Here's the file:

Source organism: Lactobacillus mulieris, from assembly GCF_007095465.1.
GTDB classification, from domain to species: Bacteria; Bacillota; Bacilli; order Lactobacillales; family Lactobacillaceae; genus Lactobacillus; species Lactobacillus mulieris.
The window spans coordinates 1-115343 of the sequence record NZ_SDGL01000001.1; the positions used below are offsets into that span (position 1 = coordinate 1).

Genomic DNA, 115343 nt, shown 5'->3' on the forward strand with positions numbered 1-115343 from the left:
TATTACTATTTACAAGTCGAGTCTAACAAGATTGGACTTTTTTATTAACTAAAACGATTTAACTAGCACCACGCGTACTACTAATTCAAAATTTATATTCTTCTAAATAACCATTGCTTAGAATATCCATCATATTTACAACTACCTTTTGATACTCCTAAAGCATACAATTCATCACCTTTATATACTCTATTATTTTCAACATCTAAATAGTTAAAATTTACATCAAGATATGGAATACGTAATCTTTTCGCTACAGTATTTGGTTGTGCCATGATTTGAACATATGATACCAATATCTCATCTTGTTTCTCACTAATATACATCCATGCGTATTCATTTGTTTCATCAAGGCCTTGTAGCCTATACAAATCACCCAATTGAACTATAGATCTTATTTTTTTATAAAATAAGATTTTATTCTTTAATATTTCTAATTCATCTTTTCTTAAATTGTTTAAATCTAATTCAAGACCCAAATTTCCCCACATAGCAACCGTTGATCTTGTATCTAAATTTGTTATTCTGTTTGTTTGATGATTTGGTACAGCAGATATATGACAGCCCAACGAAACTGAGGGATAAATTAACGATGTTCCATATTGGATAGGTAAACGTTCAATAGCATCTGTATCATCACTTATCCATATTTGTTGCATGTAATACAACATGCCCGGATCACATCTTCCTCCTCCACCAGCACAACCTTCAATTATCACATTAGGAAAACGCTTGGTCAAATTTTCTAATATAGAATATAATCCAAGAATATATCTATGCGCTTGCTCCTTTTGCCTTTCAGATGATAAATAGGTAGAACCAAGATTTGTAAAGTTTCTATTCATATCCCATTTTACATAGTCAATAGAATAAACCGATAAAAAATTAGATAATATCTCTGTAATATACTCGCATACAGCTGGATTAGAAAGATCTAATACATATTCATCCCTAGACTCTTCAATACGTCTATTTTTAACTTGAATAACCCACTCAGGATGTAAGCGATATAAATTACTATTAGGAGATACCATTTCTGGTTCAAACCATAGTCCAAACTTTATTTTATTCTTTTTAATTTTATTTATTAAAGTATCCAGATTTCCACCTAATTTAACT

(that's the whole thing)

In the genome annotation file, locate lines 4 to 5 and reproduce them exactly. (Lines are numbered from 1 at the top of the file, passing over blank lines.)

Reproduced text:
Genomic DNA, 115343 nt, shown 5'->3' on the forward strand with positions numbered 1-115343 from the left:
TATTACTATTTACAAGTCGAGTCTAACAAGATTGGACTTTTTTATTAACTAAAACGATTTAACTAGCACCACGCGTACTACTAATTCAAAATTTATATTCTTCTAAATAACCATTGCTTAGAATATCCATCATATTTACAACTACCTTTTGATACTCCTAAAGCATACAATTCATCACCTTTATATACTCTATTATTTTCAACATCTAAATAGTTAAAATTTACATCAAGATATGGAATACGTAATCTTTTCGCTACAGTATTTGGTTGTGCCATGATTTGAACATATGATACCAATATCTCATCTTGTTTCTCACTAATATACATCCATGCGTATTCATTTGTTTCATCAAGGCCTTGTAGCCTATACAAATCACCCAATTGAACTATAGATCTTATTTTTTTATAAAATAAGATTTTATTCTTTAATATTTCTAATTCATCTTTTCTTAAATTGTTTAAATCTAATTCAAGACCCAAATTTCCCCACATAGCAACCGTTGATCTTGTATCTAAATTTGTTATTCTGTTTGTTTGATGATTTGGTACAGCAGATATATGACAGCCCAACGAAACTGAGGGATAAATTAACGATGTTCCATATTGGATAGGTAAACGTTCAATAGCATCTGTATCATCACTTATCCATATTTGTTGCATGTAATACAACATGCCCGGATCACATCTTCCTCCTCCACCAGCACAACCTTCAATTATCACATTAGGAAAACGCTTGGTCAAATTTTCTAATATAGAATATAATCCAAGAATATATCTATGCGCTTGCTCCTTTTGCCTTTCAGATGATAAATAGGTAGAACCAAGATTTGTAAAGTTTCTATTCATATCCCATTTTACATAGTCAATAGAATAAACCGATAAAAAATTAGATAATATCTCTGTAATATACTCGCATACAGCTGGATTAGAAAGATCTAATACATATTCATCCCTAGACTCTTCAATACGTCTATTTTTAACTTGAATAACCCACTCAGGATGTAAGCGATATAAATTACTATTAGGAGATACCATTTCTGGTTCAAACCATAGTCCAAACTTTATTTTATTCTTTTTAATTTTATTTATTAAAGTATCCAGATTTCCACCTAATTTAACT